Applications provisioned on The Things Network may be configured with webhook integrations so that every time data is received via LoRaWAN device uplink, this is then posted to an external API. However, while payload formatters may be configured to process data before forwarding, there is still a basic structure which cannot be changed and hence a dedicated endpoint is needed; the data (metrics and labels) will always be wrapped in decoded_payload and uplink_message objects.

Above can be seen an example JSON object structured for the TTN API endpoint. Note that because all the metrics will be associated with a single LoRaWAN device, it is assumed that any labels set will always be global and so it’s not possible to set metric-specific labels.

The TTN API endpoint is:

Next, we’ll walk through a complete example, from TTN configuration to visualising data.

LoRaWAN Sensor Example

LoRaWAN Sensor Example - River Level Sensor

We have previously written about River Level Monitoring with LoRaWAN and DesignSpark Metrics, where a distance sensor was connected to The Things Network, with integration via MQTT and a custom Python script which made use of the DesignSpark.Cloud library. This worked perfectly well but does require a server — or at least an always-on computer — to run the script which subscribes to the TTN MQTT broker and publishes data to the Metrics platform.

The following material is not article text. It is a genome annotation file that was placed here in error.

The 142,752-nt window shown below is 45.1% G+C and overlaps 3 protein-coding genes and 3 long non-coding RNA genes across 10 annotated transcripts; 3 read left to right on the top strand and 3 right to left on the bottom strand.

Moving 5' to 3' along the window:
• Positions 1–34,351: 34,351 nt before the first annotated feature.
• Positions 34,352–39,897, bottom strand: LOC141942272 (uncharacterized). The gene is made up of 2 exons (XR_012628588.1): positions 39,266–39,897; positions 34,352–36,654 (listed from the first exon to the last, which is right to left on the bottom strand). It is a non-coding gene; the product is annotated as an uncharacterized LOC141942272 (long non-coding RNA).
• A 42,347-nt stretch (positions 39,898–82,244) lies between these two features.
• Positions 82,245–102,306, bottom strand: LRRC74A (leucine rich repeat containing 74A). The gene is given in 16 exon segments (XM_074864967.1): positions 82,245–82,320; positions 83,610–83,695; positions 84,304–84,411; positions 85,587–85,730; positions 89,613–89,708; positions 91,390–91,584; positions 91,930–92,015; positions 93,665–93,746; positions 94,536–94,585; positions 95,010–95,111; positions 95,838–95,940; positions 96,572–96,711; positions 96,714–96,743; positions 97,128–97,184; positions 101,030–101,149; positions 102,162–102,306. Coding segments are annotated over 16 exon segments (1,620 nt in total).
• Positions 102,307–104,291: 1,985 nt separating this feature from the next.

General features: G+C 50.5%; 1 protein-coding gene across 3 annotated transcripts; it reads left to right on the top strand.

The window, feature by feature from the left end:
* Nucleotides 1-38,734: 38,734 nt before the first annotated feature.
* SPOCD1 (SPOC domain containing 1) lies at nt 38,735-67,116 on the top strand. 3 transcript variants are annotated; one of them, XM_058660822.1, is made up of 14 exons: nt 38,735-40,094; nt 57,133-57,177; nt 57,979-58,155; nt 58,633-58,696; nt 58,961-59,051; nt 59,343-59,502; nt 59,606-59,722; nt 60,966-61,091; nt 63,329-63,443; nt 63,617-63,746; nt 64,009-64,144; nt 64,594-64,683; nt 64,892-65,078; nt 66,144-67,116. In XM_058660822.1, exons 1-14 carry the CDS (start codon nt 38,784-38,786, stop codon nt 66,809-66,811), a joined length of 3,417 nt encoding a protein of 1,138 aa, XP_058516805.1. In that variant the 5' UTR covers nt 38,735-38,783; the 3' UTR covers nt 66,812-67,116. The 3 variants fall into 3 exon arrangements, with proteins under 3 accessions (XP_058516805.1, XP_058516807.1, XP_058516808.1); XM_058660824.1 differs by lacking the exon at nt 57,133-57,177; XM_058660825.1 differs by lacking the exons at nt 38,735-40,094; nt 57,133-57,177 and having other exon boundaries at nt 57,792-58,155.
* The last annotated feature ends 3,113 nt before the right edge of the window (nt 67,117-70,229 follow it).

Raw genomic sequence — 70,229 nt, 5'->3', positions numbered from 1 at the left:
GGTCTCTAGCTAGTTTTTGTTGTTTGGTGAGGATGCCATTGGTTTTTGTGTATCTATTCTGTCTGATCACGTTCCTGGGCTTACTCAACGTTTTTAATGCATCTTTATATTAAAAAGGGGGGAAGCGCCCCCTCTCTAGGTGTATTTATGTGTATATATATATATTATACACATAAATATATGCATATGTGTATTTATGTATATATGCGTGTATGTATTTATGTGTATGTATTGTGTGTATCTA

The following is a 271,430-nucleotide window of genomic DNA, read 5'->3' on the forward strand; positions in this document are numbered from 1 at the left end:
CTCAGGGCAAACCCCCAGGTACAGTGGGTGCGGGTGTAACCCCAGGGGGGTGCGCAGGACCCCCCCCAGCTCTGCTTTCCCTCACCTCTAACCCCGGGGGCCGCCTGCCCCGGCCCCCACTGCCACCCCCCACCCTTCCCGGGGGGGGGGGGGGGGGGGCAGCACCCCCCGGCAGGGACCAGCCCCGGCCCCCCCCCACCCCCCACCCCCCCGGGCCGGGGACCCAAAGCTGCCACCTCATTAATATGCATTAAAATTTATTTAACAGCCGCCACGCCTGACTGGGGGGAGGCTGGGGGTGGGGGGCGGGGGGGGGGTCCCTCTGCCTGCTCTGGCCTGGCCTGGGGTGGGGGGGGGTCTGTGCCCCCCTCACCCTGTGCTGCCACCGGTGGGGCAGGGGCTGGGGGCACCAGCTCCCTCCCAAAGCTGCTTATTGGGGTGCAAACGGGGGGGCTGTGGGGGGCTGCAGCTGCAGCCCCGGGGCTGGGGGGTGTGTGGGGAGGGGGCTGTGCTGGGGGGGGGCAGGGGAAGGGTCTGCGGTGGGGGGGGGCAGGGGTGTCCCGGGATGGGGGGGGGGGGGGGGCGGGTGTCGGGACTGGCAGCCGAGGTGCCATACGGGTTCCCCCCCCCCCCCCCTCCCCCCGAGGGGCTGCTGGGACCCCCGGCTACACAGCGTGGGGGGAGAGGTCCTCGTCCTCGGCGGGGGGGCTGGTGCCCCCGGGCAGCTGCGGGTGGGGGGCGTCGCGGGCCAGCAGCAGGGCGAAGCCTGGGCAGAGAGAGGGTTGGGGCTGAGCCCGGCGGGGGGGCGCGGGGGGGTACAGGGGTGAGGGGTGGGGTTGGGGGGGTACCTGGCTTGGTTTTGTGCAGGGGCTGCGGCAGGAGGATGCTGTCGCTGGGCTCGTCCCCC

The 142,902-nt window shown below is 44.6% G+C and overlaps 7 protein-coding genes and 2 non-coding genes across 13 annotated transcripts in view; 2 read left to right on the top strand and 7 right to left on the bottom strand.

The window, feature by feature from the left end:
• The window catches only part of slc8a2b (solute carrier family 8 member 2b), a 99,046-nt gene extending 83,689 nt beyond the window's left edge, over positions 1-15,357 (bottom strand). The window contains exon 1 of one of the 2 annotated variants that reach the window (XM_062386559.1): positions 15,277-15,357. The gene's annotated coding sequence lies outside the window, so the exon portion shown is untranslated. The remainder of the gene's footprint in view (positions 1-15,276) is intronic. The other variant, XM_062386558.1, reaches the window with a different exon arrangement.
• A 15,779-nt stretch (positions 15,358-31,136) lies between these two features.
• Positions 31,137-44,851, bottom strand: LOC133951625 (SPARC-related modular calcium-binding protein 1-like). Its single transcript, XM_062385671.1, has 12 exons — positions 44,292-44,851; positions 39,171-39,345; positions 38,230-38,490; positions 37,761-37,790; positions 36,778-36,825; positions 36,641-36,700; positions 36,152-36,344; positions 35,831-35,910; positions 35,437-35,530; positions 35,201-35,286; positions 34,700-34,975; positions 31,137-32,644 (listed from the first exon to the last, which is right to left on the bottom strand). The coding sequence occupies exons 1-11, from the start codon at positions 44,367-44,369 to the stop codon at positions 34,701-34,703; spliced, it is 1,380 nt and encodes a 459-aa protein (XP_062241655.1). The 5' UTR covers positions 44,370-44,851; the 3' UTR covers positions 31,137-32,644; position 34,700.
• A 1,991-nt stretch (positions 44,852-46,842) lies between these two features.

The benefit of this new approach being that we no longer need to have a custom Python script running 24/7 and instead it’s just a matter of The Things Network configuration.

TTN Configuration

Assuming we already have devices connected to The Things Network, there are two steps involved in configuring these to post data up to DesignSpark Metrics:

Payload formatter

  var additionalLabels = {"testLabel1":"testLabelValue1", 
  var data = {};
  var len=input.bytes.length;
  var value = (input.bytes[0] << 8 | input.bytes[1]) & 0x3FFF;
  switch (input.fPort) {
    case 2:
      data.Bat = value / 1000;
      value = input.bytes[2] << 8 | input.bytes[3];
      data.Distance = value;
      if (value === 0)
        data.Distance = -1;
      else if(value === 20)
        data.Distance = -1;
      data.Interrupt_flag = input.bytes[4]; 
      value = input.bytes[5] << 8 | input.bytes[6];
      if(input.bytes[5] & 0x80)
        value |= 0xFFFF0000;
      data.TempC_DS18B20 = (value / 10).toFixed(2);//DS18B20,temperature  
      data.Sensor_flag = input.bytes[7];
      data.labels = additionalLabels;
      return {

      return {
        errors: ["unknown FPort"]

Above can be seen a custom payload formatter which will extract measurements from the binary payload of a Dragino LDDS75-8 ultrasonic distance sensor, then return a JSON object suitably formatted for the TTN API endpoint. This will contain:

  • Battery voltage
  • Distance measurement